Standardised tobacco packaging

UK plain pack mock-up_articleThe tobacco industry are using packaging to make its products more attractive, especially to children. Smokers are almost twice as likely to have a heart attack compared with people who have never smoked. Standardised packs, intended to protect children from the harms of tobacco, must happen as soon as possible.

The tobacco industry have been putting up a big fight as they know that standardised packaging would take away one of their last forms of advertising for their lethal products. Thousands of you fed into the UK Government consultation on standardised packaging and contacted your MPs in support of this move. 

The UK Government recently announced the findings of an independent review into standardised packaging and its effects on public health. The review found that there is a strong public health case to support the introduction of standardised packs. There will now be a final short consultation on the proposal and a law to bring in the new packs could be passed and implemented by 2015.

Thank you to all of our campaigners for supporting the campaign so far, this outcome wouldn't have been possible without their time and efforts. 

What's happening in Europe?Girls cigarette packets

The European Parliament recently voted on measures intended to deter young smokers and stop the tobacco industry from using their packs as a marketing tool to recruit the next generation of smokers.

Hundreds of campaigners contacted their Members of the European Parliament (MEPs) urging them to support these measures.

The result of the vote has meant that health warnings will get bigger, but disappointingly slim cigarettes haven't been banned. MEPs recently voted to:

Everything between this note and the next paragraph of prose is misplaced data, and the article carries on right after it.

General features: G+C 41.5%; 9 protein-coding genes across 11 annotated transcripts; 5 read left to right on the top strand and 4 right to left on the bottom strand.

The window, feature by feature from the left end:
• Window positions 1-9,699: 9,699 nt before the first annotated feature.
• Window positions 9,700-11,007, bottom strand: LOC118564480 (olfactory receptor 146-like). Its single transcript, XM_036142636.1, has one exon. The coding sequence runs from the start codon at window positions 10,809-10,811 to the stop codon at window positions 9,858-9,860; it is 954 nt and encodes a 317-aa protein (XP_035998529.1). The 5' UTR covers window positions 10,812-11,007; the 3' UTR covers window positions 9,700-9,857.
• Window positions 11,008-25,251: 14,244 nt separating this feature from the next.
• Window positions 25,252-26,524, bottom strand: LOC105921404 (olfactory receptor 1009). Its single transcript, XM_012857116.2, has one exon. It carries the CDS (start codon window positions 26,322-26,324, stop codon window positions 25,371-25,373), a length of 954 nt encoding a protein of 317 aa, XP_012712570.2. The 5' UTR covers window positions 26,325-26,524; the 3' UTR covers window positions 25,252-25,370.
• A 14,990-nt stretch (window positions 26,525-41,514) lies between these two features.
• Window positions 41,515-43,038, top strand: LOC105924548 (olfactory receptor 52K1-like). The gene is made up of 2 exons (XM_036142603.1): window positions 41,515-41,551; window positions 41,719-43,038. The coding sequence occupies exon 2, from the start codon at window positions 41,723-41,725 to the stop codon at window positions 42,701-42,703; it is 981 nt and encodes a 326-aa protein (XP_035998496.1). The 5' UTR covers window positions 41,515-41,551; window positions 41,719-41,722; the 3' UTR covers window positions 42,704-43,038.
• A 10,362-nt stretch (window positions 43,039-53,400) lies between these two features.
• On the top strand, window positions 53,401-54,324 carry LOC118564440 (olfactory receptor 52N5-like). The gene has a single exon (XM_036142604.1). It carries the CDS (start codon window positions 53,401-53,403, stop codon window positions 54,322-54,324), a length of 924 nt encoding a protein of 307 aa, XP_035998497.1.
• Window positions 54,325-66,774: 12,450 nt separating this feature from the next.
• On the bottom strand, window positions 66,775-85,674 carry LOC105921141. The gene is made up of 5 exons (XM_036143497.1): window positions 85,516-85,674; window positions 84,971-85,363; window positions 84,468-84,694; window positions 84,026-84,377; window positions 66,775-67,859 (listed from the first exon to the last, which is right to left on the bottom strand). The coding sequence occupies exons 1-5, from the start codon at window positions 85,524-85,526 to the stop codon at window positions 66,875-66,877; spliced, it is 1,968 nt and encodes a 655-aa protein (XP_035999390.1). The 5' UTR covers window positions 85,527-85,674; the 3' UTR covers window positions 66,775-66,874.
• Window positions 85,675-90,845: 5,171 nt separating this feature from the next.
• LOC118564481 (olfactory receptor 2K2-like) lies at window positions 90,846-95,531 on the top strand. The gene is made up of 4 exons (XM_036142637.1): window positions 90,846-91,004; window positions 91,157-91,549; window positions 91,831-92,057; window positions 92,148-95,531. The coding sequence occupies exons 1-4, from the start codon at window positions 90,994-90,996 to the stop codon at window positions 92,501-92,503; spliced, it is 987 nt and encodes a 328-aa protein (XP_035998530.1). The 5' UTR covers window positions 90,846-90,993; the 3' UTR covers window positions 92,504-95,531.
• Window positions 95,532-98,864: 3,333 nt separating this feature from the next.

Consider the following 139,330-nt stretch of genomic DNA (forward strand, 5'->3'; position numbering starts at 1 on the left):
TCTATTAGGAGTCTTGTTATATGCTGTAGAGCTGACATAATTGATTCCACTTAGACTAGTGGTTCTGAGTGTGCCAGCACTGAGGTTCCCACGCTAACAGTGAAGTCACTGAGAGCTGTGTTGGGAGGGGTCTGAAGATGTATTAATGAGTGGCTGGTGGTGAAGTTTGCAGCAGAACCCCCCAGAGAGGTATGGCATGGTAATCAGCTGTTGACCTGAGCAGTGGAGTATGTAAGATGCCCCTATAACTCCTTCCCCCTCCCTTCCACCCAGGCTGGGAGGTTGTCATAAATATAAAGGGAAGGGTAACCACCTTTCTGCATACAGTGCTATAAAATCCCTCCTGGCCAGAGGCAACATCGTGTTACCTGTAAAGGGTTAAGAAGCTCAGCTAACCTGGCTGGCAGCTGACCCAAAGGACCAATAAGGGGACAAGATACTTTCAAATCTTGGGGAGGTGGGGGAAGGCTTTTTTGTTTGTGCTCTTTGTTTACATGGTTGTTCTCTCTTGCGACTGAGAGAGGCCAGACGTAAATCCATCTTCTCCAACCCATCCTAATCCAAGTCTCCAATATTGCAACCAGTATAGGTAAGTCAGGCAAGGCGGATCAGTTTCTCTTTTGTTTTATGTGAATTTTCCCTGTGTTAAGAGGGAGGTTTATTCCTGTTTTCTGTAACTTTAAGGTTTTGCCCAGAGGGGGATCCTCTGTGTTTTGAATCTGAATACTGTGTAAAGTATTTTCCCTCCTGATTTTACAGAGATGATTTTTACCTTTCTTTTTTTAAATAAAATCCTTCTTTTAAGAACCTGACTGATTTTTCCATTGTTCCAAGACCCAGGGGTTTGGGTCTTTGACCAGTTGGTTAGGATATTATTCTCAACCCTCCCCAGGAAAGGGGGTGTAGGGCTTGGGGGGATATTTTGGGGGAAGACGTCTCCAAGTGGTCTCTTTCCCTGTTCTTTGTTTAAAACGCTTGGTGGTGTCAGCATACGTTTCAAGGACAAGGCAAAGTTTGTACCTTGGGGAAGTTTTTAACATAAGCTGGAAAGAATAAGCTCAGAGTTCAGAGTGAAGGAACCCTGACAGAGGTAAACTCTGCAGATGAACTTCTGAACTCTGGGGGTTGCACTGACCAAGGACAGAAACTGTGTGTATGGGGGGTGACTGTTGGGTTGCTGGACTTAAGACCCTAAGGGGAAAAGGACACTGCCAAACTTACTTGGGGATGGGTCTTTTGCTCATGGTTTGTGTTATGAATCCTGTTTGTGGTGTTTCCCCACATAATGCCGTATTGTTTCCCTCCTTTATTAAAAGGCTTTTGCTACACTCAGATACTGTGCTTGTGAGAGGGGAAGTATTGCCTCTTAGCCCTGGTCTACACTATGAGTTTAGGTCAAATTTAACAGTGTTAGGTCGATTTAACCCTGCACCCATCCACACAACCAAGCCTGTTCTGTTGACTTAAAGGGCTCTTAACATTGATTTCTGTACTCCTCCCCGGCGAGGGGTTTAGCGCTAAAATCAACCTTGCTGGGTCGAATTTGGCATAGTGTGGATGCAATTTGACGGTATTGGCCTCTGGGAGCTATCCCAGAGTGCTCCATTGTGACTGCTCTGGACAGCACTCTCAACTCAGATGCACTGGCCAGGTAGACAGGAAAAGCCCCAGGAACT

• increase health warnings to cover 65% of packets, on both sides and top of the box 
  • ban tobacco flavours such as vanilla, chocolate and menthol
  • ban cigarettes being sold in packs of less than 20

Important progress has been made with these measures being passed, but more could have been done to protect children from the marketing of tobacco products.

Why standardised packaging?

While tobacco advertising is being made a thing of the past, advertising on cigarette packaging remains a clear anomaly. We want to see plain cigarette packs introduced – to end this loophole of tobacco advertising. Standardised packaging will make smoking less attractive, particularly to young people, by:

  • Removing all logos and attractive colours from the packs
  • Making the health warnings more prominent
  • Ensuring that smokers aren't being misled about some brands being less harmful than others
Battling the brands
We talk to the public about their perceptions of cigarette brands and why plain packaging is so important.